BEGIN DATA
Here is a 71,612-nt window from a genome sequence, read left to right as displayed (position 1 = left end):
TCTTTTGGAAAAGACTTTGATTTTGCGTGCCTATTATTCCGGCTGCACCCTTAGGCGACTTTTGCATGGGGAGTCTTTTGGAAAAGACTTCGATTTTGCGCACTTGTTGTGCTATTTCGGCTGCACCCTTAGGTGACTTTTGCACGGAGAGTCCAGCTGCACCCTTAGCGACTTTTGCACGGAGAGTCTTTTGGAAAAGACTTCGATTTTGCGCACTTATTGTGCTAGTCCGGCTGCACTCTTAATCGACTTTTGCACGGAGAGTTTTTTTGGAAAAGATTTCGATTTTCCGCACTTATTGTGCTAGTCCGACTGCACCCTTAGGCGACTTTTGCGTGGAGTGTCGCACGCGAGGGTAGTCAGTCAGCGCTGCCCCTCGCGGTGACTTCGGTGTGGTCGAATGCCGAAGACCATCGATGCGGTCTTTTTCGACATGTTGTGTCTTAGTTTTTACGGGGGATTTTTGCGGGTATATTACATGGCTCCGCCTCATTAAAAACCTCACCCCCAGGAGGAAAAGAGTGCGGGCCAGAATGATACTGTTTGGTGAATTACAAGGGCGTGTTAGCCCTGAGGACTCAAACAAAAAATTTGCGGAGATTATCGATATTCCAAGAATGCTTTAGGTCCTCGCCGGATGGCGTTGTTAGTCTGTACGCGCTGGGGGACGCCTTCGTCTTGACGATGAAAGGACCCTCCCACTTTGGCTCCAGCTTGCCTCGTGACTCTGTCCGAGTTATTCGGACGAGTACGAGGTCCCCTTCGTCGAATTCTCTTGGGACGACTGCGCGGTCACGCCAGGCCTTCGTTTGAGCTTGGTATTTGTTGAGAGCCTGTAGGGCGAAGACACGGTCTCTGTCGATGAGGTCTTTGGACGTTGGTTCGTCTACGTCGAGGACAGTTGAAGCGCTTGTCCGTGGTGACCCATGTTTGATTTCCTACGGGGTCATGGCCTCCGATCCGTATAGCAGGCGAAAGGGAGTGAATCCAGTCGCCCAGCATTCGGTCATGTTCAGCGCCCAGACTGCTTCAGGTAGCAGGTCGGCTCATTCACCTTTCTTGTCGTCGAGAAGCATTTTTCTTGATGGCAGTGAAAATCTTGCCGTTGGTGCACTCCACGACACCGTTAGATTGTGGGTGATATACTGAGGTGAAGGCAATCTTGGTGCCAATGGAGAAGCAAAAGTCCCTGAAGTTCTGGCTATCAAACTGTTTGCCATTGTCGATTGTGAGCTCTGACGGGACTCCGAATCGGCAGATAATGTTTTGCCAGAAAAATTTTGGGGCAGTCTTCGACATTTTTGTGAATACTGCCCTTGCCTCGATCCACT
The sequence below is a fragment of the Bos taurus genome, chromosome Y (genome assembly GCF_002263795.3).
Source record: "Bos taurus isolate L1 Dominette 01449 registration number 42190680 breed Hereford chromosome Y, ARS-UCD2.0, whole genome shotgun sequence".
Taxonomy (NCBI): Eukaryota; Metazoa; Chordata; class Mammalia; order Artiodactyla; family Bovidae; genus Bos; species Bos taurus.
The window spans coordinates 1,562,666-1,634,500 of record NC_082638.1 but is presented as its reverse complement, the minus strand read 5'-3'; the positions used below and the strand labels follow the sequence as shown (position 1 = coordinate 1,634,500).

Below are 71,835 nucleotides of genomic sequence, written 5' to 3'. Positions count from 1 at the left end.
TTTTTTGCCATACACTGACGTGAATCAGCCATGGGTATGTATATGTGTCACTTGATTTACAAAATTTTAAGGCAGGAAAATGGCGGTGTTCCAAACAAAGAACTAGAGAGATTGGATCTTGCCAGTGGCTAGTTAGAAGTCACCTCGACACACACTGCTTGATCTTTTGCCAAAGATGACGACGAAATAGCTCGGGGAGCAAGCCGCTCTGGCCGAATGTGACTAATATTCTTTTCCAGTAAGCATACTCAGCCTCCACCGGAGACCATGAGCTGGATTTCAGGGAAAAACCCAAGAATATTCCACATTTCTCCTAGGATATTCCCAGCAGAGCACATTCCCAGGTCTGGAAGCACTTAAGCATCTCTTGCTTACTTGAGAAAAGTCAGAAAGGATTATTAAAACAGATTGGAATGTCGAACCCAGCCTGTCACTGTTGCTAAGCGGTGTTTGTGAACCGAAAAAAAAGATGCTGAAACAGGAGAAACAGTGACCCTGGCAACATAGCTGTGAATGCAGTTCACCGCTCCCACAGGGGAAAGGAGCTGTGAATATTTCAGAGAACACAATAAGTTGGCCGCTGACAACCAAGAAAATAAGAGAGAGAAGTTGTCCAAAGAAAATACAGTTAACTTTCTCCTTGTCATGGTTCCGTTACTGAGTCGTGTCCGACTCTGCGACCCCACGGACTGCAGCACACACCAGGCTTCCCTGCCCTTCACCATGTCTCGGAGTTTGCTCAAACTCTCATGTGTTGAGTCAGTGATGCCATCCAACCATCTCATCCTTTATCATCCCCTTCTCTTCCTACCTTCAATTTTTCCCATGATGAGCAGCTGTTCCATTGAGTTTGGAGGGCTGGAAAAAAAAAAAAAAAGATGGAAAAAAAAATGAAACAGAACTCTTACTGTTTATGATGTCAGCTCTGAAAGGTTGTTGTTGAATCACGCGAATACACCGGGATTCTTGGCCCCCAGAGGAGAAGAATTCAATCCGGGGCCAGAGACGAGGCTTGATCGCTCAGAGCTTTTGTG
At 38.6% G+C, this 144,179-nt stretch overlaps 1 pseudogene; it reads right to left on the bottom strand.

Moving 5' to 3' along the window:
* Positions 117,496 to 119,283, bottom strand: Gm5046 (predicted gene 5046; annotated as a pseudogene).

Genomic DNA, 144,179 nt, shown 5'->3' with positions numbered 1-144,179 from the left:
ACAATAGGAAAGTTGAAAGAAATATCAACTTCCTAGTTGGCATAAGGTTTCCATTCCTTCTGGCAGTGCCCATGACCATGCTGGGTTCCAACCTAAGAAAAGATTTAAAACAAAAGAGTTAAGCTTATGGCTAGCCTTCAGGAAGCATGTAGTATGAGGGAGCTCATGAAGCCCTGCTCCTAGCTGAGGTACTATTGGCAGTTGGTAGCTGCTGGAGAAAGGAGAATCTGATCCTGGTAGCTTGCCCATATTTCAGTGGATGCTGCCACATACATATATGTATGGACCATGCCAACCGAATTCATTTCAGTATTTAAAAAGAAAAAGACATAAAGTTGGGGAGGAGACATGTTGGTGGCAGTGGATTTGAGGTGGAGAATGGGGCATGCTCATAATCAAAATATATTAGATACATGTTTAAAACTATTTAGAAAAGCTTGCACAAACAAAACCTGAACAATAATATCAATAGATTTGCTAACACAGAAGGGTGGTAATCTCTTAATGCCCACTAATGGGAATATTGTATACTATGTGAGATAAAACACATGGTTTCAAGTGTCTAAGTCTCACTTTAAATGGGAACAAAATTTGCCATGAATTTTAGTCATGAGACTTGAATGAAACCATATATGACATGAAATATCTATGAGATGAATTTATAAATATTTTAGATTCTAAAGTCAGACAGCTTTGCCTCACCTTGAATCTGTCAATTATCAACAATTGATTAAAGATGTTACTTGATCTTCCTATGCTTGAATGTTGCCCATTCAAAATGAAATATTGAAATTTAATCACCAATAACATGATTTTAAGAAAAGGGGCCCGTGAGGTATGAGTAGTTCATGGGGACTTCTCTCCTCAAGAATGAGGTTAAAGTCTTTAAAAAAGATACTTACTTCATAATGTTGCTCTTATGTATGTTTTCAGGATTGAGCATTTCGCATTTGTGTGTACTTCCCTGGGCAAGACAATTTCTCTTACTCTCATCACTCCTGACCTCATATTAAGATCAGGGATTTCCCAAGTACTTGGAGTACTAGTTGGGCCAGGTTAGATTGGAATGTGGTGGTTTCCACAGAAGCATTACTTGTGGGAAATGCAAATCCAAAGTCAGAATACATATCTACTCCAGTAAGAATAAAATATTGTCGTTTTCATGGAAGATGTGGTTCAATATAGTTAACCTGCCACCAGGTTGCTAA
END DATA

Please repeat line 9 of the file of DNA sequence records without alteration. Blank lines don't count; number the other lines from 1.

At 38.6% G+C, this 144,179-nt stretch overlaps 1 pseudogene; it reads right to left on the bottom strand.